Craig Kalpakjian, Mar. 30-May 4, 2002, at Andrea Rosen Gallery, 525 West 24th Street, New York, N.Y. 10011.
Though it closes in less than a week, Craig Kalpakjian's first solo show deserves a last-minute trip to Andrea Rosen Gallery in Chelsea. If you've been already, it's worth a second visit.
In a contemporary art scene given to vibrant hooks -- giant video screens, alarming images, scathing irony -- Kalpakjian's exhibition is so balanced and cool that it's easy to poke your head into the gallery, look around for a second and walk right back out, convinced there's not much going on.
But that would be a mistake. Kalpakjian's work since the mid-1990s has consisted of CAD (computer-assisted design) renderings depicting banal corporate spaces, with their characteristically characterless white corridors, tile ceilings and institutional fixtures. For this show he continues the theme, presenting Gélee prints mounted on black Plexi (in editions of six, "because they can be," says the artist) as well as a deceptively complicated sculpture and a flat-screen video piece that sits face up on the floor.
The thrust of the show is best summed up in the prints, which are large (four by six feet, say), seamless and shiny. In one, a gray hallway runs from right to left, bisected by a square column. In another, a ceiling is shown in close-up where it meets the corner of a room. In still another, the most action-packed of the bunch, a convex mirror overlooks a stairwell. (The large prints, done in an edition of six, are $12,000 each.)
Like Minimalism before it, Kalpakjian's work has an obdurate dizziness. It's trance music for corporate culture.
If you miss the Rosen show, the Metropolitan Museum has one of Kalpakjian's prints on display by the 20th-century wing, a photo image of a long corridor. See that, then visit the Hoppers close by -- there's a similarity. Kalpakjian's interiors have the same feeling of being somehow just outside an impassive, ghostly scene.
Kalpakjian doesn't play up the fact that the prints are computer renderings instead of photographs proper. The work isn't in pursuit of some kind of digital gimmick. Rather, he seeks a consideration of those spaces that we inhabit yet cancel from consciousness. Try to remember a particular institutional hallway, and it's remarkably difficult.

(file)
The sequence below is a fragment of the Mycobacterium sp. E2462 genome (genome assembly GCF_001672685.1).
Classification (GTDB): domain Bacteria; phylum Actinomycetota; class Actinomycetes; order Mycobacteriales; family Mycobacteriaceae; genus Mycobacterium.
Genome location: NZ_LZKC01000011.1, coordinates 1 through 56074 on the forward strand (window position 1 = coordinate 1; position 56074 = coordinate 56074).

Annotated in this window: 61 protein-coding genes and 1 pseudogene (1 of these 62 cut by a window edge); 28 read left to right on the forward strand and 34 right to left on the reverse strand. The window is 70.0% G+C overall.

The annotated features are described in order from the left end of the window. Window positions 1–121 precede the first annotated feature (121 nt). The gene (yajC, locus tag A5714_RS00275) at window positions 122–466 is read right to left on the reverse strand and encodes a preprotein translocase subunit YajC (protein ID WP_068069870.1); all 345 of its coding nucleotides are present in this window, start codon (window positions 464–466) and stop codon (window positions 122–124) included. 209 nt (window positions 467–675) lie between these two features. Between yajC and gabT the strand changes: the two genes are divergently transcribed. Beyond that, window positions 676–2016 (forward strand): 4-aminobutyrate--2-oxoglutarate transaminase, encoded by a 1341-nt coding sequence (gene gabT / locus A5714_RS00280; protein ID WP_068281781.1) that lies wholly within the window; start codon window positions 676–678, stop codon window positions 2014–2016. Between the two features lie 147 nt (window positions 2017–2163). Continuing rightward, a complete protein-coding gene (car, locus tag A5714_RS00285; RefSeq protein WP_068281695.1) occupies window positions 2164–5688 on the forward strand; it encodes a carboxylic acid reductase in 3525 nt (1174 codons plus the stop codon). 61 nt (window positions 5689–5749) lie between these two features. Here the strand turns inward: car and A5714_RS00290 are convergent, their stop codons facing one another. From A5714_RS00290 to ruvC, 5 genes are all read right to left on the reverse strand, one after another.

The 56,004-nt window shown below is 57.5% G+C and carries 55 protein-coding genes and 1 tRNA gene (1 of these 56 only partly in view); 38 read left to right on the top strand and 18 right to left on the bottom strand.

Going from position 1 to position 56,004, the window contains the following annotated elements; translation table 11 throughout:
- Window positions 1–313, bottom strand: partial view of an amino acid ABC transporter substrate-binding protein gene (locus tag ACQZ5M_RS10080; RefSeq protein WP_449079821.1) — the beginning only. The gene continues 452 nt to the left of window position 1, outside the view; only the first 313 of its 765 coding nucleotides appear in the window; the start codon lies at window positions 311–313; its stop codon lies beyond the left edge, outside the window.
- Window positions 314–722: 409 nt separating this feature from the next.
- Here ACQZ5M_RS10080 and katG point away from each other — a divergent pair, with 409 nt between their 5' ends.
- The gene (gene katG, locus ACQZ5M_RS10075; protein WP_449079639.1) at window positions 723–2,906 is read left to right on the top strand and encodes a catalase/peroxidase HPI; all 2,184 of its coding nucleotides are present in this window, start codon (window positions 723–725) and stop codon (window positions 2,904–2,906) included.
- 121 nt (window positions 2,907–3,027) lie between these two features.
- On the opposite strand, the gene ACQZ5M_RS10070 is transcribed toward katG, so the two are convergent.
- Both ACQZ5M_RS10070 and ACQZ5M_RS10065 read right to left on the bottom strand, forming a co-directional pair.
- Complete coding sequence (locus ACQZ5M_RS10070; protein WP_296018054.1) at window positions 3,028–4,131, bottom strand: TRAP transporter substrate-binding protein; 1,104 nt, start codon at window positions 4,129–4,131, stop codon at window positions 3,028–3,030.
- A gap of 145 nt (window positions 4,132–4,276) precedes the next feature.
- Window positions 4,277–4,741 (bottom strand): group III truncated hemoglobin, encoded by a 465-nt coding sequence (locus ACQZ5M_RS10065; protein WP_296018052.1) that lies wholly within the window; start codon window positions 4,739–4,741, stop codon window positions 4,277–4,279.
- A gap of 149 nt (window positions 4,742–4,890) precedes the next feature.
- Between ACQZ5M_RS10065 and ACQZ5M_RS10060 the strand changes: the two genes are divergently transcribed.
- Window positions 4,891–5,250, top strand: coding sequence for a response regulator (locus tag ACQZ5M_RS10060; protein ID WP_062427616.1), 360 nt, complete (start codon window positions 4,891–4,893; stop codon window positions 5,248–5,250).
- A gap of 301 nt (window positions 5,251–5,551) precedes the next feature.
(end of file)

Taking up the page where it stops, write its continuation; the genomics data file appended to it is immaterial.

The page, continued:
The fact that the spaces are computer-generated -- vectors and mathematical "particles" -- adds to the feeling of displacement. And why not, since most office buildings today are designed on computers? For Kalpakjian, computer-assisted design is an instrument of observation, much as industrial fabrication was for the Minimalists.
The show features two sculptures. One includes a toy robot dog (called an AIBO) that is trapped inside of a large, sealed, box made of office ceiling material. The dog can't get out, but roams around the inside of the box taking random digital photographs of its homogenous surroundings. Every day, Kalpakjian takes the black-and-white prints and hangs them on the wall beside the sculpture, and every day the new photographs look very similar to their predecessors. (These pictures, co-authored by Kalpakjian and the dog robot, who is named WeeGee, are limited to a set of 15 in an edition of three with one artist's proof, and are $200 each.)
The title of the floor-video piece, Shoegazer, refers to a sort of ponderous, boring, some might say sensual British rock movement. In the video, the "camera" (the computer's "eye," really) wobbles slowly over what seems to be a slick granite floor that reflects the ceiling tiles over it, while the real, physical video screen reflects the viewer's shadow and the skylight of the gallery.
Everything is super flat, even the video monitor. We consider the floor, the tiles, the skylight; we consider the empty hallways, and rooms, and stairwells; and we consider the kind of culture that gives us robot pets and ponderous, boring British music.